The extent of Sandusky's horrors were presented in court. But the involvement of Paterno and other officials at Penn State continues to be revealed. College football never has been marred by a more sordid and tragic picture. Yet despite causing the kind of wrath that makes you want to spit, and the level of sorrow that prompts you to weep, does it belong in the bailiwick of the NCAA? And should that organization bring the hammer down with the ultimate blow?
All the dirt hasn't been unearthed regarding the child sexual abuse allegations. "A man is innocent until proven guilty," and all that. What the public has been getting lately is intermittent blurbs about shocking irresponsibility through the exposure of internal e-mails. But if it all turns out to be true, Penn State's football program deserves the death penalty from the NCAA. (Enacted only once, against SMU in 1987, the "death penalty" involves shutting down the entire football program for an unspecified period of time.)
That means administering to it a lethal injection of moral and ethical outrage, then burying it.
The simmering issue is not Penn State's guilt or innocence in the Sandusky matter, because that was determined soon enough when an internal report was released Thursday.
I always felt the NCAA should restrict itself to competition-based offenses. But this Penn State calamity IS a competition-based offense.
If the worst is true, then Paterno and other officials at Penn State covered up Sandusky's crimes because they wanted to protect the sanctity of the football program and make sure it continued unfettered, winning games and raking in cash.
CNN reported that emails were exchanged in 2001 among Penn State administrators suggesting a cover-up, and that the e-mails intimated that Paterno had knowledge about the decision not to report the allegations made against Sandusky to outside authorities. If that is true, that means a conspiracy existed to keep football program running smoothly and without interference.
That is a competition-based offense, regardless of the hideous nature of the acts at the center of it all.
Also, CNN reported how powerful an overlord Paterno was at Penn State, and how he and others around him bullied anyone who poked their noses into the running of the program, including the meting out of punishment to players who ran afoul of the law or the rules. Vicky Triponey, then vice president of student affairs in charge of disciplining students, called Paterno's behavior "atrocious" in an e-mail to then-Penn State president Graham Spanier and said, "I am very troubled by the manipulative, disrespectful, uncivil and abusive behavior of our football coach."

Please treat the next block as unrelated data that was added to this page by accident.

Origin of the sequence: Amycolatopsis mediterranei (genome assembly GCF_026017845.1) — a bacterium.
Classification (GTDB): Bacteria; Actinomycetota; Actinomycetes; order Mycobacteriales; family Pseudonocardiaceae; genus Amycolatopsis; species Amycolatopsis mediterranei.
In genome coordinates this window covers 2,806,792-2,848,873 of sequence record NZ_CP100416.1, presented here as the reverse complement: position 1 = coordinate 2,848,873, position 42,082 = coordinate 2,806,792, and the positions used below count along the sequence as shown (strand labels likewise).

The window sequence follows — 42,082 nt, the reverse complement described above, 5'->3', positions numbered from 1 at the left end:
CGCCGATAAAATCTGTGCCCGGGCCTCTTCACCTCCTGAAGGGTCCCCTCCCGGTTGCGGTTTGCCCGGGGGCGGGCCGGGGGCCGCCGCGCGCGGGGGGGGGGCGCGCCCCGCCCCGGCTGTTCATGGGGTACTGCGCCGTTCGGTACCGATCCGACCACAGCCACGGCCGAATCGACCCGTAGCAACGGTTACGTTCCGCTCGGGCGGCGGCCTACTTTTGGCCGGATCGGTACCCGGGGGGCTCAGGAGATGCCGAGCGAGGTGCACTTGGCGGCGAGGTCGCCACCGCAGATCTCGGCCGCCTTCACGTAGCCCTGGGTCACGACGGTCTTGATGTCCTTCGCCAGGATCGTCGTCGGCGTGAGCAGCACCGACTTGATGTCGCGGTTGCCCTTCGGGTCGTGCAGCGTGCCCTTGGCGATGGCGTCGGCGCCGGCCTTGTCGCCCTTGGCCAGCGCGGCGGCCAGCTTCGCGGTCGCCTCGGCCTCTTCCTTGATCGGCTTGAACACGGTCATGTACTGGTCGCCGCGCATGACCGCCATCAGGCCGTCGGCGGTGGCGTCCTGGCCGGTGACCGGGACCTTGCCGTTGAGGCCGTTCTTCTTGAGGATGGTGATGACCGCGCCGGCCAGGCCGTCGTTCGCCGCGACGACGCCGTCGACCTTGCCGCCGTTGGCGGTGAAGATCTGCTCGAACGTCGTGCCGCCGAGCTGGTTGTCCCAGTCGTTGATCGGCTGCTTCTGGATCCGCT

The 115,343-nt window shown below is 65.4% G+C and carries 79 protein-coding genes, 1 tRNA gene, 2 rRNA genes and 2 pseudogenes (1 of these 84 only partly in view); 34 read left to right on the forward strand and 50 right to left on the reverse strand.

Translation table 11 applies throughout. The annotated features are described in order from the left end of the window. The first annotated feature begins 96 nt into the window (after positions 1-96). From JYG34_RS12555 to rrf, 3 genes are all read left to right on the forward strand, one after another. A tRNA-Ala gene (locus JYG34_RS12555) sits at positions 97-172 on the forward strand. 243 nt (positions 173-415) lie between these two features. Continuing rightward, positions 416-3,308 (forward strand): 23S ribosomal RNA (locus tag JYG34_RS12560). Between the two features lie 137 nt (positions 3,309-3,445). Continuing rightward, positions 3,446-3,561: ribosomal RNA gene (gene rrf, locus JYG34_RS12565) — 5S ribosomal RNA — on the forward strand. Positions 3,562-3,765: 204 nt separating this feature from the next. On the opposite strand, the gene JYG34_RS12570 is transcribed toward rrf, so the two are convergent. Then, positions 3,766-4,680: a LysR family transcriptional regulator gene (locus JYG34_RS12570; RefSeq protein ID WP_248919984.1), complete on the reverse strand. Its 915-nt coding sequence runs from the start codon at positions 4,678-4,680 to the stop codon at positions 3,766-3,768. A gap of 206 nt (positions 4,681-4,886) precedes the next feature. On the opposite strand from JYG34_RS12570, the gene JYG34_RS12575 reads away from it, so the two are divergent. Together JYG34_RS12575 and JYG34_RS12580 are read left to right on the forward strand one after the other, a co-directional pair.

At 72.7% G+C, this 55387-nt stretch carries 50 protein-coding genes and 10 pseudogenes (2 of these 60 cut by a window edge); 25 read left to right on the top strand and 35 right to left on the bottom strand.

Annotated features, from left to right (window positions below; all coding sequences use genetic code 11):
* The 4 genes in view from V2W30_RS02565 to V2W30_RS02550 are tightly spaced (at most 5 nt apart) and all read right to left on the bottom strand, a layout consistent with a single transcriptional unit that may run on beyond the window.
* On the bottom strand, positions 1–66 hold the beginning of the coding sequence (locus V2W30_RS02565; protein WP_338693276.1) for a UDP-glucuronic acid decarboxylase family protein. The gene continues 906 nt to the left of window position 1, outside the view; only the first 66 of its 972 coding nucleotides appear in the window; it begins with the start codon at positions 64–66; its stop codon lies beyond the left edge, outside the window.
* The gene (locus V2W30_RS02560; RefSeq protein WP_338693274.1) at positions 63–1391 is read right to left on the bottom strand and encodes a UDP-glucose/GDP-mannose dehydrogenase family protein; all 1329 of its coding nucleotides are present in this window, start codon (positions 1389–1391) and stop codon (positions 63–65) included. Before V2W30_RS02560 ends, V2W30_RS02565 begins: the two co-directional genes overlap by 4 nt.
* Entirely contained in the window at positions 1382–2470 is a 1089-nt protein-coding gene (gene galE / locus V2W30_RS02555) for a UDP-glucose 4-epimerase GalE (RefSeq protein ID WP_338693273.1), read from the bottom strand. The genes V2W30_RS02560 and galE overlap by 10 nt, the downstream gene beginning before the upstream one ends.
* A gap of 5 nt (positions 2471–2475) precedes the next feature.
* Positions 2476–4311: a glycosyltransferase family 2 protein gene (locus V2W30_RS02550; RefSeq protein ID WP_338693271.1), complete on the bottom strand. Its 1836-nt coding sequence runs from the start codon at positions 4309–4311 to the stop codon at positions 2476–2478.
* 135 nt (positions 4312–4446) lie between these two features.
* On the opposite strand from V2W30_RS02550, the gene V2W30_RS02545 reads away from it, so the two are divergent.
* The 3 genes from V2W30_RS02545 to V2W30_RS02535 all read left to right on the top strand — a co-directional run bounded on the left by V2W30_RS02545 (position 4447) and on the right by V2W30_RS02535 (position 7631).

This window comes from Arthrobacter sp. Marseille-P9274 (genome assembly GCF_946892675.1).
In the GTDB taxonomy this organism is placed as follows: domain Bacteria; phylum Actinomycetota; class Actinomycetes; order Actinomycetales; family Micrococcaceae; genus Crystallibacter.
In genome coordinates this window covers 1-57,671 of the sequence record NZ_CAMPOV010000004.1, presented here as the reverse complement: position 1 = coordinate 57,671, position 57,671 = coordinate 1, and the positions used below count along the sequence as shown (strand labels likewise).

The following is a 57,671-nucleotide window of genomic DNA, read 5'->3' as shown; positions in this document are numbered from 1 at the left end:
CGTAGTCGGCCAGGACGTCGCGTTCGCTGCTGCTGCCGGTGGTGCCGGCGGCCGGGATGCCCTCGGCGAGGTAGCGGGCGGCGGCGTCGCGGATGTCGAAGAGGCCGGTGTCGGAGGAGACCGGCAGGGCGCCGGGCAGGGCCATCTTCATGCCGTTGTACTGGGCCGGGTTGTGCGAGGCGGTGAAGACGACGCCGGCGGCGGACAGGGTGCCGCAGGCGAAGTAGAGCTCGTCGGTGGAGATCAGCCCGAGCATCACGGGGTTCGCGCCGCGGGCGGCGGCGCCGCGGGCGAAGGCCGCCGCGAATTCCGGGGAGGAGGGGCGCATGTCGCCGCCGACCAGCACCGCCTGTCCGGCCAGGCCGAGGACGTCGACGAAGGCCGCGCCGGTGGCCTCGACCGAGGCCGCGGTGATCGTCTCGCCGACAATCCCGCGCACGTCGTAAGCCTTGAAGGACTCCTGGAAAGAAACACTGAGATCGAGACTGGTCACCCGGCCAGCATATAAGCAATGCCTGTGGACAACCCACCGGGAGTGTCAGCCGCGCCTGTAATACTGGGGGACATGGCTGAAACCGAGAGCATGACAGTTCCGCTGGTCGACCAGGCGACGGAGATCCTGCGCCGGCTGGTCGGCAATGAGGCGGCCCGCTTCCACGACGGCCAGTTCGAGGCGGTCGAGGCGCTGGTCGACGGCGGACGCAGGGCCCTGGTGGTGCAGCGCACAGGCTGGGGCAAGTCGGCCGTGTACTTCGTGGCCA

Who knows what happened in each case of player discipline at Penn State over the course of Paterno's long career? It would be wrong to assume that Paterno was always more lenient with his guys than the VP of student affairs would have been. And if you condemned a major college football coach every time he acted boorishly toward someone in the school's administration, your condemning schedule would be completely full.
Paterno's alleged actions and behavior outside of the Sandusky matter are only relevant in that they apparently reveal the magnitude of the fiefdom the legendary head coach created, resulting in what appears to have been an atmosphere of fear and intimidation when it came to a desire for transparency from the outside.
That brings us to Sandusky, and the NCAA.
Why would he have done all that? Football. What is the NCAA in charge of regulating? Among other sports, football.
The NCAA surely never has seen anything quite like this. A sexual predator not only being protected from detection by one of its member institutions, but allowed to continue his abhorrent behavior? It sounds like some storyline concocted for an episode of a network procedural. The fact that it was real is beyond chilling.
Again, the NCAA doesn't yet know all the facts. But it can prepare in case all the facts add up to the worst possible outcome. Since it has been determined that Penn State knew a lot more than it let on - including possible involvement by its late football coach in keeping silent about Sandusky's actions - then the NCAA should prepare to hand down its death penalty to a Division I football program for only the second time in its history, after Southern Methodist University received it in 1987.
This one time the public should welcome the NCAA's heavy hand.
Michael Ventre is a regular contributor to NBCSports.com. Follow him on Twitter http://twitter.com/#!/MichaelVentre44